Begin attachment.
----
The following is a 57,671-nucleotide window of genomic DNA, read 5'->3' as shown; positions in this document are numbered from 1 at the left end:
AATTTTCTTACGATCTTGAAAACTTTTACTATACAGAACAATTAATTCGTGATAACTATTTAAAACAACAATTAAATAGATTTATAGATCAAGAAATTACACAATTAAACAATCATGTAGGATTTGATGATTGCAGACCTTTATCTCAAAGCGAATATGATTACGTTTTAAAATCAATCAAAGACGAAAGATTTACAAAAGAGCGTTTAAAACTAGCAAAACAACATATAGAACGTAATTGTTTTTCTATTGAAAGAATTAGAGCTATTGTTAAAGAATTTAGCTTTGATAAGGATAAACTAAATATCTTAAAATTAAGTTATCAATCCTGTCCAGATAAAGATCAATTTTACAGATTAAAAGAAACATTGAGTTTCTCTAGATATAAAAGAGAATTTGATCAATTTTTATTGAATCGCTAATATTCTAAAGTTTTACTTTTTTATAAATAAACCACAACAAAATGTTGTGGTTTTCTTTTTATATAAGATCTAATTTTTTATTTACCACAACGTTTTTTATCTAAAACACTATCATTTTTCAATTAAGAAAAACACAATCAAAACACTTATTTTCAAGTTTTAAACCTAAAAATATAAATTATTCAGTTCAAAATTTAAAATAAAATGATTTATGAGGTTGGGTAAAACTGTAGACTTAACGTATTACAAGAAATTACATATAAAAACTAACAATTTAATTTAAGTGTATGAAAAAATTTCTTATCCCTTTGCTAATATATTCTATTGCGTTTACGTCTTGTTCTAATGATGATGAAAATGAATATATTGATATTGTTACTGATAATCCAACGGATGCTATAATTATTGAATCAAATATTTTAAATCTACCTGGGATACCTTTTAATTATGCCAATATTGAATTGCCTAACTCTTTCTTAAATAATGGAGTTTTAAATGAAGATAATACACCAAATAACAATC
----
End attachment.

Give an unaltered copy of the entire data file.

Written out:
The following is a 57,671-nucleotide window of genomic DNA, read 5'->3' as shown; positions in this document are numbered from 1 at the left end:
AATTTTCTTACGATCTTGAAAACTTTTACTATACAGAACAATTAATTCGTGATAACTATTTAAAACAACAATTAAATAGATTTATAGATCAAGAAATTACACAATTAAACAATCATGTAGGATTTGATGATTGCAGACCTTTATCTCAAAGCGAATATGATTACGTTTTAAAATCAATCAAAGACGAAAGATTTACAAAAGAGCGTTTAAAACTAGCAAAACAACATATAGAACGTAATTGTTTTTCTATTGAAAGAATTAGAGCTATTGTTAAAGAATTTAGCTTTGATAAGGATAAACTAAATATCTTAAAATTAAGTTATCAATCCTGTCCAGATAAAGATCAATTTTACAGATTAAAAGAAACATTGAGTTTCTCTAGATATAAAAGAGAATTTGATCAATTTTTATTGAATCGCTAATATTCTAAAGTTTTACTTTTTTATAAATAAACCACAACAAAATGTTGTGGTTTTCTTTTTATATAAGATCTAATTTTTTATTTACCACAACGTTTTTTATCTAAAACACTATCATTTTTCAATTAAGAAAAACACAATCAAAACACTTATTTTCAAGTTTTAAACCTAAAAATATAAATTATTCAGTTCAAAATTTAAAATAAAATGATTTATGAGGTTGGGTAAAACTGTAGACTTAACGTATTACAAGAAATTACATATAAAAACTAACAATTTAATTTAAGTGTATGAAAAAATTTCTTATCCCTTTGCTAATATATTCTATTGCGTTTACGTCTTGTTCTAATGATGATGAAAATGAATATATTGATATTGTTACTGATAATCCAACGGATGCTATAATTATTGAATCAAATATTTTAAATCTACCTGGGATACCTTTTAATTATGCCAATATTGAATTGCCTAACTCTTTCTTAAATAATGGAGTTTTAAATGAAGATAATACACCAAATAACAATC